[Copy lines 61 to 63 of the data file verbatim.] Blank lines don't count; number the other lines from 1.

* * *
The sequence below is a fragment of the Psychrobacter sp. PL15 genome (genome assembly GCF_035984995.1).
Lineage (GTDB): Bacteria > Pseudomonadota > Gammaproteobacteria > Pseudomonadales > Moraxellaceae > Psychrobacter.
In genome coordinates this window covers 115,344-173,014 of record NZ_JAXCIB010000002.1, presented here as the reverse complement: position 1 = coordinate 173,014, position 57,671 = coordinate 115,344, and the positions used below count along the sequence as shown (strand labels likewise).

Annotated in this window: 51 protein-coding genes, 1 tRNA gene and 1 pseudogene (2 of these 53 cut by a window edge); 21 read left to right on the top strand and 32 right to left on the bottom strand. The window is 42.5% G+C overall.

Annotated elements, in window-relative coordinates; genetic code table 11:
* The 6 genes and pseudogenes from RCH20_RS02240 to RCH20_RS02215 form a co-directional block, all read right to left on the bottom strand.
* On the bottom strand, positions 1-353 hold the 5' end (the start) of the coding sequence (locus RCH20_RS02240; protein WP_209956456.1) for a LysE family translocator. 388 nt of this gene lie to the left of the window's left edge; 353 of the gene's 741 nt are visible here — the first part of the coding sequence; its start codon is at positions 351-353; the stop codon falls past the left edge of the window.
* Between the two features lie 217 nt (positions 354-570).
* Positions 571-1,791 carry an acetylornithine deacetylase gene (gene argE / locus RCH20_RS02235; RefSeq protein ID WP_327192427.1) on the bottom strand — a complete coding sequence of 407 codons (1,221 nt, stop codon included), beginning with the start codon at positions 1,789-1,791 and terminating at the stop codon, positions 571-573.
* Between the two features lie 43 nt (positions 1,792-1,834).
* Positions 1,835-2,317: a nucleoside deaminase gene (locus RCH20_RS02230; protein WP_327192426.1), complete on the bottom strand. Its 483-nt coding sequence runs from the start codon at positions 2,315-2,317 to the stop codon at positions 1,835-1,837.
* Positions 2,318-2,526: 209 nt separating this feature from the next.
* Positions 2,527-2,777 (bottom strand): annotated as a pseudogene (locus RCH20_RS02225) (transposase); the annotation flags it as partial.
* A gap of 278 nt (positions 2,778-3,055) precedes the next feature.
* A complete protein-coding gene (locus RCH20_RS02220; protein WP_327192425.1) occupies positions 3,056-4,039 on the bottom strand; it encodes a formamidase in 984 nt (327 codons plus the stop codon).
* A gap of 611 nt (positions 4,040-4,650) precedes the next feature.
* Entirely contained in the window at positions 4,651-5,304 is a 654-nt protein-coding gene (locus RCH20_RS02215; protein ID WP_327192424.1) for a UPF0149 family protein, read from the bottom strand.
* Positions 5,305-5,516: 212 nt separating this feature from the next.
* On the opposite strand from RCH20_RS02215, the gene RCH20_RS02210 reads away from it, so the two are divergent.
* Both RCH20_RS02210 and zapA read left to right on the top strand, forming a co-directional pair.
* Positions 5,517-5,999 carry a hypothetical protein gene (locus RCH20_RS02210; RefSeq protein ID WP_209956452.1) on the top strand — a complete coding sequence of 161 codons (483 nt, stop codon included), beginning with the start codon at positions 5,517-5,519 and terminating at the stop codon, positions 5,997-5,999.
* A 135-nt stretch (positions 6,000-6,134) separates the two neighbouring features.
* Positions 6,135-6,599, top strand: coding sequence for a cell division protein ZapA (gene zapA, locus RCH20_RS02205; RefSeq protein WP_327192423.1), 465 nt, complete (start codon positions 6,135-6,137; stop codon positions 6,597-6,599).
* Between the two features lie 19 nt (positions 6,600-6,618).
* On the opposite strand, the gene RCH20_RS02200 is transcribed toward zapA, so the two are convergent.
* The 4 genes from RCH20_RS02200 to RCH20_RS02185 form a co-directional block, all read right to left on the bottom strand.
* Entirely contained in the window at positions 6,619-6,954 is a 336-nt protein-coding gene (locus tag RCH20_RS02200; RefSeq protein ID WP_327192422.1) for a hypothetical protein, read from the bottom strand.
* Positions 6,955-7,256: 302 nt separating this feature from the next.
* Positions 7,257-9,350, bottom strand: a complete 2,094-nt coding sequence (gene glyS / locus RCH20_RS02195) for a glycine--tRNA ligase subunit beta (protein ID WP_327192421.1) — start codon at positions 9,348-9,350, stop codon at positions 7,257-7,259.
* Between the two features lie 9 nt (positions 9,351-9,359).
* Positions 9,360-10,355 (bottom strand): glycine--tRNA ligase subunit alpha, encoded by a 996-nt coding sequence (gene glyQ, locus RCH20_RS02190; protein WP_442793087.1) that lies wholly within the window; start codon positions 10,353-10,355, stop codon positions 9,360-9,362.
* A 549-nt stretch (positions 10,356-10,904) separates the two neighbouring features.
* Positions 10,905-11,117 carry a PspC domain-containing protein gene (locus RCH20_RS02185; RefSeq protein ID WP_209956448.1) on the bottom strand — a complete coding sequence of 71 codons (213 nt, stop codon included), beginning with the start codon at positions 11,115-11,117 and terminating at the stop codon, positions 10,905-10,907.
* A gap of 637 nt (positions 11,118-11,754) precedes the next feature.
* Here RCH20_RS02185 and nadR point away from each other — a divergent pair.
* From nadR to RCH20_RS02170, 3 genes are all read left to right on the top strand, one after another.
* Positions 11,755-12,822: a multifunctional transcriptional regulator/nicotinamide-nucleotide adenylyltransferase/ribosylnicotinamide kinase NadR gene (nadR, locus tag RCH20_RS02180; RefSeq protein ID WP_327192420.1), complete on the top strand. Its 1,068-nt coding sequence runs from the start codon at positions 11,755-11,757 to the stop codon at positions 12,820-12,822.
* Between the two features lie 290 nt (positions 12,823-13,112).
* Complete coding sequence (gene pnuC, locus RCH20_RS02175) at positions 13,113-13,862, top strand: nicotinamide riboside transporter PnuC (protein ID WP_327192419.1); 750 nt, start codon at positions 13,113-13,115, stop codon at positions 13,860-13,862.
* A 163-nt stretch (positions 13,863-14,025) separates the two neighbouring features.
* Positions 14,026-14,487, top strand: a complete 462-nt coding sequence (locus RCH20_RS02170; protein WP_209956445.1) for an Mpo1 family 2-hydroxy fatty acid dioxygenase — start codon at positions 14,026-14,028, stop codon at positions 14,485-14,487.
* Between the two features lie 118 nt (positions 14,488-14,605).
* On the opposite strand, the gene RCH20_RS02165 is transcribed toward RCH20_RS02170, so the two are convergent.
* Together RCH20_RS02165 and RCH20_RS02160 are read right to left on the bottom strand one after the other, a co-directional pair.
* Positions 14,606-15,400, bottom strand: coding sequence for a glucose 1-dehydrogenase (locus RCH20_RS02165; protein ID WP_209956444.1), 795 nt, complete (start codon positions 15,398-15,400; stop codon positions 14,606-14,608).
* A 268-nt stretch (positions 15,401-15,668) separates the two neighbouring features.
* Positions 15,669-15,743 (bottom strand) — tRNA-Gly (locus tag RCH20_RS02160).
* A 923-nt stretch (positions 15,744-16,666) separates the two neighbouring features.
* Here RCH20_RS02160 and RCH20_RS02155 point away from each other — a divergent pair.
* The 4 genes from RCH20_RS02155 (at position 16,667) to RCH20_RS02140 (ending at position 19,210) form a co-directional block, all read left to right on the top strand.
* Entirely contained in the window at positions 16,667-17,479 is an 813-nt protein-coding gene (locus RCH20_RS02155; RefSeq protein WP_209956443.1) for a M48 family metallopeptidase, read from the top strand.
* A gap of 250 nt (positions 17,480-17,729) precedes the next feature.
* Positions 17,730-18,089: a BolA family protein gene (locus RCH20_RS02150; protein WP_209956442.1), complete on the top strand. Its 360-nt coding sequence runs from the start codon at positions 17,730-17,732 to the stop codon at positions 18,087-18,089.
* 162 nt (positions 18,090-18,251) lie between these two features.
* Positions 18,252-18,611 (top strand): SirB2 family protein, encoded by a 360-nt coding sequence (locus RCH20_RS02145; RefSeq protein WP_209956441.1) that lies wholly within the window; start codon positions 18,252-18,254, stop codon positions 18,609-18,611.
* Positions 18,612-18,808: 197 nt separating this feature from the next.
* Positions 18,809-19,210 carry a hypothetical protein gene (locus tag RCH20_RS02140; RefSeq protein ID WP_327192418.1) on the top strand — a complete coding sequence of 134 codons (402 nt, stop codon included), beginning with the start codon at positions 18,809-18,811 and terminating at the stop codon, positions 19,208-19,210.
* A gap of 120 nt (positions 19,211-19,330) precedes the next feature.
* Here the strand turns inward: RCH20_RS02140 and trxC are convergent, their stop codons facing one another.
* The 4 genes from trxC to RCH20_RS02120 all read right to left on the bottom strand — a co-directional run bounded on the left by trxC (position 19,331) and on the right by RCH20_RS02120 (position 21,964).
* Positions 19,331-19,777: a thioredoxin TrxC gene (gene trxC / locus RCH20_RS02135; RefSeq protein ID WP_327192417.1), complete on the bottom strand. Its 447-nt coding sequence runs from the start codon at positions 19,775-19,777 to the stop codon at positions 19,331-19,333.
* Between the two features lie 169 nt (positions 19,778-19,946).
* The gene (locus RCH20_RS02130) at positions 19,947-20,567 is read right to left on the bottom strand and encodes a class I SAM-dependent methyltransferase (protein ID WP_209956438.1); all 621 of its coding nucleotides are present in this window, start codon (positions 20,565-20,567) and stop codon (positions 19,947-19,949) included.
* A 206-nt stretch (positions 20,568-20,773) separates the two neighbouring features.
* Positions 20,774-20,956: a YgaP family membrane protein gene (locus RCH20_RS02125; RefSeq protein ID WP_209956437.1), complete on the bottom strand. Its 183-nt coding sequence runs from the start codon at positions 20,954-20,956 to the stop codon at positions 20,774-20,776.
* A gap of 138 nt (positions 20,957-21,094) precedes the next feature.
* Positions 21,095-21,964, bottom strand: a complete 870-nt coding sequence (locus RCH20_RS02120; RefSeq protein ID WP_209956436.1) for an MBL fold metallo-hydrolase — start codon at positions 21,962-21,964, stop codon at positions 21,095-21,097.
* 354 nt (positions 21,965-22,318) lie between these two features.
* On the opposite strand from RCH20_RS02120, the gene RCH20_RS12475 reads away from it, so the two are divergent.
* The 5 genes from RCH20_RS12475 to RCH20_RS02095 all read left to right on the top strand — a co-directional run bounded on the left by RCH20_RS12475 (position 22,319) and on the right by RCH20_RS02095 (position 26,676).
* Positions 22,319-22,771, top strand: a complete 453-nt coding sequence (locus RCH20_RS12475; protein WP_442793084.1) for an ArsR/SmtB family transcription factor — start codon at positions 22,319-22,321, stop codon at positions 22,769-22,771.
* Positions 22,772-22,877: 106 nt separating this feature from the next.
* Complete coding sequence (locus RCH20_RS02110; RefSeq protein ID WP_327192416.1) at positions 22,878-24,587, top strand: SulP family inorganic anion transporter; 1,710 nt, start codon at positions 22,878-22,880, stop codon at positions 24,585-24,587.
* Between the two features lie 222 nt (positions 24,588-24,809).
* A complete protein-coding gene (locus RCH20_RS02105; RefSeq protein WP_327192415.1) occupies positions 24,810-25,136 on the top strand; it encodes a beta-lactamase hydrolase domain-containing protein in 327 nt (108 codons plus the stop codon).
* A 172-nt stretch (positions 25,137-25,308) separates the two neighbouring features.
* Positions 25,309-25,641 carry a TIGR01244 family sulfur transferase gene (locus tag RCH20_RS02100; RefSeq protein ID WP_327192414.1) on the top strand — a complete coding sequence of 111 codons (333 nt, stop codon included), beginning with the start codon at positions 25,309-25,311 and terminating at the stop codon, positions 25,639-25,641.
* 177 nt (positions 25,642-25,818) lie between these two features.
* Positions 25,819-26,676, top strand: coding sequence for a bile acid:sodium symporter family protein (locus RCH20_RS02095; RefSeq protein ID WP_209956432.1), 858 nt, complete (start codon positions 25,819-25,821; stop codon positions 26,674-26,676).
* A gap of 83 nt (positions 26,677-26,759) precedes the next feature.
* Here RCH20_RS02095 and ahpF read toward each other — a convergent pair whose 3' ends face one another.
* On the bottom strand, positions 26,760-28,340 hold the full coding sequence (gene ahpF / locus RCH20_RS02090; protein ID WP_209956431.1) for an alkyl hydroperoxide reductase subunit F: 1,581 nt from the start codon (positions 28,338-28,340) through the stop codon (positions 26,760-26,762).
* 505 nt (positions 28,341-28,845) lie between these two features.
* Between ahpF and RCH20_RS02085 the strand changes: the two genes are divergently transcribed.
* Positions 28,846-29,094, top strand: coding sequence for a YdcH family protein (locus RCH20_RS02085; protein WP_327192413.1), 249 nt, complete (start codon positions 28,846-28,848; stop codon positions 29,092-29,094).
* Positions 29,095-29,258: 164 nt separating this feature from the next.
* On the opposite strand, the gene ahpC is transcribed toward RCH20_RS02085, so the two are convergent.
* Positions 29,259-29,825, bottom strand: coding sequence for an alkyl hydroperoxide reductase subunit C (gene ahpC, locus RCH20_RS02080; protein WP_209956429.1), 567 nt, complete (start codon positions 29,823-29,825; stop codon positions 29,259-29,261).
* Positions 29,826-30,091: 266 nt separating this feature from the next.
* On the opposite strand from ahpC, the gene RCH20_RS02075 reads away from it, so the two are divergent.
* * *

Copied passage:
* Positions 19,331-19,777: a thioredoxin TrxC gene (gene trxC / locus RCH20_RS02135; RefSeq protein ID WP_327192417.1), complete on the bottom strand. Its 447-nt coding sequence runs from the start codon at positions 19,775-19,777 to the stop codon at positions 19,331-19,333.
* Between the two features lie 169 nt (positions 19,778-19,946).
* The gene (locus RCH20_RS02130) at positions 19,947-20,567 is read right to left on the bottom strand and encodes a class I SAM-dependent methyltransferase (protein ID WP_209956438.1); all 621 of its coding nucleotides are present in this window, start codon (positions 20,565-20,567) and stop codon (positions 19,947-19,949) included.